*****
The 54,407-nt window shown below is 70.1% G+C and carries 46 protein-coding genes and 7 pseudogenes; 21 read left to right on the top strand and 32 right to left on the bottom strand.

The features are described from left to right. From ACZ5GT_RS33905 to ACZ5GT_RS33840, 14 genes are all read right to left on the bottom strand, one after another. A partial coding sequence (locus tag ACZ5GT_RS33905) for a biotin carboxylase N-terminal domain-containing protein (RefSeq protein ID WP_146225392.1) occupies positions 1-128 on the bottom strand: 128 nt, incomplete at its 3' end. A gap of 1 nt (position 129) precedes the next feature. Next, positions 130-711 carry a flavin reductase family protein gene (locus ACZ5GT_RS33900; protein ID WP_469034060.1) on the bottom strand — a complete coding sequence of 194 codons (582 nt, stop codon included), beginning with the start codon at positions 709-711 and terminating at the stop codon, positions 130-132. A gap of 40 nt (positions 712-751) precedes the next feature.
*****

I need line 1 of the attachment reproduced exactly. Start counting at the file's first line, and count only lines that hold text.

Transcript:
The 54,407-nt window shown below is 70.1% G+C and carries 46 protein-coding genes and 7 pseudogenes; 21 read left to right on the top strand and 32 right to left on the bottom strand.